Sorry for the delay, folks; I know all five of my regular readers were on pins and needles (hi, mom!). See, GreenReaper emailed to tell me that Fred had linked back to my Cinderella review on the new Cartoon Research site, and just like the time he emailed me about some video game site which quoted my Pokémon Black 2 and White 2 review, my computer died. Obviously, there's some connection here. Anyway, it's all their fault. Shame on you guys.
Chappell Ellison reports on the Cartoon Brew website that the 1989 Capcom DuckTales video game is being remastered for a Summer 2013 release. The game will feature enhanced background graphics, and as much of the original voice cast as possible, including 90-year-old Alan Young as Scrooge McDuck.
DuckTales Remastered is being marketed for nostalgic new parents as much as for a new generation of players.
Young parents who grew up playing DuckTales on NES will leap at the chance to reintroduce the game to their kids on the contemporary consoles of today.
The Cartoon Brew report includes a 2’03” trailer for the coming improved rerelease.
The Cartoon Brew reports that Ellen DeGeneres, who voiced Dory, the regal blue tang fish with short-term memory loss in Pixar’s 2003 Finding Nemo, has announced that Pixar has asked her to reprise her role in the forthcoming sequel, Finding Dory. It will also be directed by Andrew Stanton, who directed Finding Nemo. Its tentative release date is November 25, 2015.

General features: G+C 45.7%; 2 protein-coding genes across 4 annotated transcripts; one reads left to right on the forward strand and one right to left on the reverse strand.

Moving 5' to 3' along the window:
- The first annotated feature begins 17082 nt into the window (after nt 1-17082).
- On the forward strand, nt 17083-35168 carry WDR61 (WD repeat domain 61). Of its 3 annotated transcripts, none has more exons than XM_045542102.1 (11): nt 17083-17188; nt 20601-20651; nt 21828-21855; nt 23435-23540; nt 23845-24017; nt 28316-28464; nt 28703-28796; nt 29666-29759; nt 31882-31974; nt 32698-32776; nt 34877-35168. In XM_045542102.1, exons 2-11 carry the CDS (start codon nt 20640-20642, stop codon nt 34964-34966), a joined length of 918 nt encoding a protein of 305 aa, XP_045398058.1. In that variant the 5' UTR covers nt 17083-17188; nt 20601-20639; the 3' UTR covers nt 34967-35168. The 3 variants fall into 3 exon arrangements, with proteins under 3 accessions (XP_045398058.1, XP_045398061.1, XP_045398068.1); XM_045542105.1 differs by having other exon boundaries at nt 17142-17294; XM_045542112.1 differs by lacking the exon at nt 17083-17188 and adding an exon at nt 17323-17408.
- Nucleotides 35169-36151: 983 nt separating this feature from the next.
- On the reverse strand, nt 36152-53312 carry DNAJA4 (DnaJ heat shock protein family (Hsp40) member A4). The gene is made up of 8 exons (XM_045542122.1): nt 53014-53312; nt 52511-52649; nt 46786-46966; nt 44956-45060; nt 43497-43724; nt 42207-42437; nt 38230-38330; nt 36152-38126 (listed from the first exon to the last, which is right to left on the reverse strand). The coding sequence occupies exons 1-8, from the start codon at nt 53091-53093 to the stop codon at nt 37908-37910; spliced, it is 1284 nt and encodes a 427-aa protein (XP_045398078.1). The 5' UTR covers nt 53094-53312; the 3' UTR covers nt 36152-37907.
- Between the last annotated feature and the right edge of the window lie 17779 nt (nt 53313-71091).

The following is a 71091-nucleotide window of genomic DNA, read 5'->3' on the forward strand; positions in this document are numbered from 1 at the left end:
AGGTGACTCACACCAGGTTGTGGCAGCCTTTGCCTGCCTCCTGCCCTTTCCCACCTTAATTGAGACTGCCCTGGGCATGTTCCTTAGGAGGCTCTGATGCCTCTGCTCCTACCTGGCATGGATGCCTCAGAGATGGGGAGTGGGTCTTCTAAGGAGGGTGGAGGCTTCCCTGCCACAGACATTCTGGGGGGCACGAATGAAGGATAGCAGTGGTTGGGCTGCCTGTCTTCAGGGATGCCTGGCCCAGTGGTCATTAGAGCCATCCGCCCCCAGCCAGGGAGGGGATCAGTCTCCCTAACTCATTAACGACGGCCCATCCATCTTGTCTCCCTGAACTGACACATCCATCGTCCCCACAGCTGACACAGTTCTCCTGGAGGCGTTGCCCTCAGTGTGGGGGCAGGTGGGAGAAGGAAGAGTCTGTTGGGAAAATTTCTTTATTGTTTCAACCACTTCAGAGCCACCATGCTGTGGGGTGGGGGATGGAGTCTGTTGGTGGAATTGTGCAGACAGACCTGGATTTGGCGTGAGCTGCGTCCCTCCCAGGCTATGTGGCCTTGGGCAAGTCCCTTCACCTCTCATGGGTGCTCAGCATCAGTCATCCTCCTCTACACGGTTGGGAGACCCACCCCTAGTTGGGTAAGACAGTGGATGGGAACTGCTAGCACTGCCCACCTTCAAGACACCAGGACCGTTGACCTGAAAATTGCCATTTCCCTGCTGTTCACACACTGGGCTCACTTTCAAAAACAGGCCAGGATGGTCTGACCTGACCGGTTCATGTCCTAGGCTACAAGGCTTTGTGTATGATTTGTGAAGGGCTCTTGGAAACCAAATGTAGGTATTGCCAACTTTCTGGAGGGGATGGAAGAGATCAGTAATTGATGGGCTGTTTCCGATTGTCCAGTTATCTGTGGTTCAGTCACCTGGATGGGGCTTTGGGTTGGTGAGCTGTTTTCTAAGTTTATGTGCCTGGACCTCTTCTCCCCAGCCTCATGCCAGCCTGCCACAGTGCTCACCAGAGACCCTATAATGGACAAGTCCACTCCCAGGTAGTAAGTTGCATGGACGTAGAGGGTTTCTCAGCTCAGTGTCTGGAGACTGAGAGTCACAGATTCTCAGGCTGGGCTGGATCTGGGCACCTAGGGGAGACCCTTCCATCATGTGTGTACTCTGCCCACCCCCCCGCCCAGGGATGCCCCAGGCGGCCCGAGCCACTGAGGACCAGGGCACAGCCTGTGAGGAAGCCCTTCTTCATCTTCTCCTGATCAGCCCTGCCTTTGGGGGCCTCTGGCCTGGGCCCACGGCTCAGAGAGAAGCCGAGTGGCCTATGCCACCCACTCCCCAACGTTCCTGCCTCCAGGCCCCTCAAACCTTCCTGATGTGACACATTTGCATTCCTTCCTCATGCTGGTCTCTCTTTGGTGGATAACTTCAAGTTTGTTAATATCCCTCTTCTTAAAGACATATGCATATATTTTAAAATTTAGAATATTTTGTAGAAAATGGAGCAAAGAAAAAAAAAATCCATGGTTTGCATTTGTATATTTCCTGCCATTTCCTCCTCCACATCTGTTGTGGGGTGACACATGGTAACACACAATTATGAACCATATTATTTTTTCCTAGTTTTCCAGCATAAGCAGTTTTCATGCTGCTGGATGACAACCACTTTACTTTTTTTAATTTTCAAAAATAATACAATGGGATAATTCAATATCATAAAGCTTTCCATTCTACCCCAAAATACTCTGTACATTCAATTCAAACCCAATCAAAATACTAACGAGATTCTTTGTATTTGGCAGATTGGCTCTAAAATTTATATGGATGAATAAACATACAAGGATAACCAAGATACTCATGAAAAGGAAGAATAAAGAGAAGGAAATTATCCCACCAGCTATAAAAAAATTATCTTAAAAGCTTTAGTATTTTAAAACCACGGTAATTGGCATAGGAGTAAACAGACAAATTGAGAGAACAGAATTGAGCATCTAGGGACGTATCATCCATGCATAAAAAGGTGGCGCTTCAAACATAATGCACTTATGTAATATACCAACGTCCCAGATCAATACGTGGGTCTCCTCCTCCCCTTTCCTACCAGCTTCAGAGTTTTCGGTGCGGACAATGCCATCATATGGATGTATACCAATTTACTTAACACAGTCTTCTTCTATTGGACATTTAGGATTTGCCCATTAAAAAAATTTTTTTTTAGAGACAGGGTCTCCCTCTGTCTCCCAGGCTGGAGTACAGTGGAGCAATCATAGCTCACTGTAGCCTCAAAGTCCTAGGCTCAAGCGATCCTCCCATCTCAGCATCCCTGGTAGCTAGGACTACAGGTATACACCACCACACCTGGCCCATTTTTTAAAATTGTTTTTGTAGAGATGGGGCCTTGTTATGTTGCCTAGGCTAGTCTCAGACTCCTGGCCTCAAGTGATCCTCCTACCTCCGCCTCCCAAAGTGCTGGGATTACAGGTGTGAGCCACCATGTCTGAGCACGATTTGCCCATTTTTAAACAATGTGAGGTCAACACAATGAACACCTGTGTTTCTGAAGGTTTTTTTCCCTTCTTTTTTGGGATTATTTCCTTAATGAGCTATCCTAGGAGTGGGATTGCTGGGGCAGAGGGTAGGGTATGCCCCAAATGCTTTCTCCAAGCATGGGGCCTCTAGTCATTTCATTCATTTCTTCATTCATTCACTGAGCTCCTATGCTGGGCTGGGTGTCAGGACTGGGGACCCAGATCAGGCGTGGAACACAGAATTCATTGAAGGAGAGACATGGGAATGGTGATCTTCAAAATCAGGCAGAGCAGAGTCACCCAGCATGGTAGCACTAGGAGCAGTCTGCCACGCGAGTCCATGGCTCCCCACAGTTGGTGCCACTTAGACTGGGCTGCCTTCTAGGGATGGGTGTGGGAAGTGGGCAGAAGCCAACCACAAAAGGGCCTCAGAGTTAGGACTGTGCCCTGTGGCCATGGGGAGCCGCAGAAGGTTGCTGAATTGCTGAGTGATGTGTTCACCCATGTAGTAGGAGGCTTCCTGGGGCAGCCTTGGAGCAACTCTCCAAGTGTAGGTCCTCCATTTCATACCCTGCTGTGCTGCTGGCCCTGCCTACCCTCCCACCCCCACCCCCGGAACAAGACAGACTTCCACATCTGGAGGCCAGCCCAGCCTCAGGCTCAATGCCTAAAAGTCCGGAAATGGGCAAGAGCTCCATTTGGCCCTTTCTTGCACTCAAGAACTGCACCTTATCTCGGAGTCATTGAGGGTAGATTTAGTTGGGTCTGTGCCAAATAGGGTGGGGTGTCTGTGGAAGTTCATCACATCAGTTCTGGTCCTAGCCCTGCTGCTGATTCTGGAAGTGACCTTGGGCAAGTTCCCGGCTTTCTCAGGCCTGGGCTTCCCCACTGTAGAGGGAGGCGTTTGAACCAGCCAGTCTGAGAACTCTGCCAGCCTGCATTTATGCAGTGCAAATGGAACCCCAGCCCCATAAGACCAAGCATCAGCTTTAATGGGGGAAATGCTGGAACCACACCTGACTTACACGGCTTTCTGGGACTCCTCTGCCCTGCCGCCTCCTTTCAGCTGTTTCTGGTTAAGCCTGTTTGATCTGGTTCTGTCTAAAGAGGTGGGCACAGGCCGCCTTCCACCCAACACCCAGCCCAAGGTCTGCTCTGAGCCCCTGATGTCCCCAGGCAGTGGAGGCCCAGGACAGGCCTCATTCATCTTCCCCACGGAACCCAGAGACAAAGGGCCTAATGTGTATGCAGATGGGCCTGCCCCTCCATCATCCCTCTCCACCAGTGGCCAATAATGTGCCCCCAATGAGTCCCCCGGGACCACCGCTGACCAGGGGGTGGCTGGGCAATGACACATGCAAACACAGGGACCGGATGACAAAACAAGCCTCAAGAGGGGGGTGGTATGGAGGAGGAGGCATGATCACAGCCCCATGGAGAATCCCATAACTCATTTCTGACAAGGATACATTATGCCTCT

Finding Nemo is Pixar’s #2 grosser, behind only Toy Story 3.
Disney Interactive’s Epic Mickey video game was pretty popular — it even won an Ursa Major Award for Best Anthropomorphic Game. Admittedly, some folk complained about the fact it was only available for the Nintendo Wii system, but it sold well enough to be considered a moderate success in the gaming world. The follow up, Epic Mickey 2? Not so much, in spite of the fact that 2 was made available for many game platforms. Now comes the word (according to various articles) that sales of Epic Mickey 2 since its November 2012 launch were poor enough that Disney has decided to shutter Junction Point, the Texas-based game design firm that Disney purchased in 2007 to develop both the Epic Mickey games. From this point forward, Disney Interactive will instead focus their attention on Disney Infinity, the new figurine-based multi-character game (similar in some ways to Skylanders) which will premier in June.
This game is a nostalgia trip. Much like the original Epic Mickey, it highlights a diverse cast of classic Disney characters that don’t always get the spotlight; sure, there’s a matchmaking questline that unites Donald and Daisy Duck as romantic partners, but there’s also one featuring Clarabelle Cow and Horace Horsecollar. When was the last time you saw those two characters featured?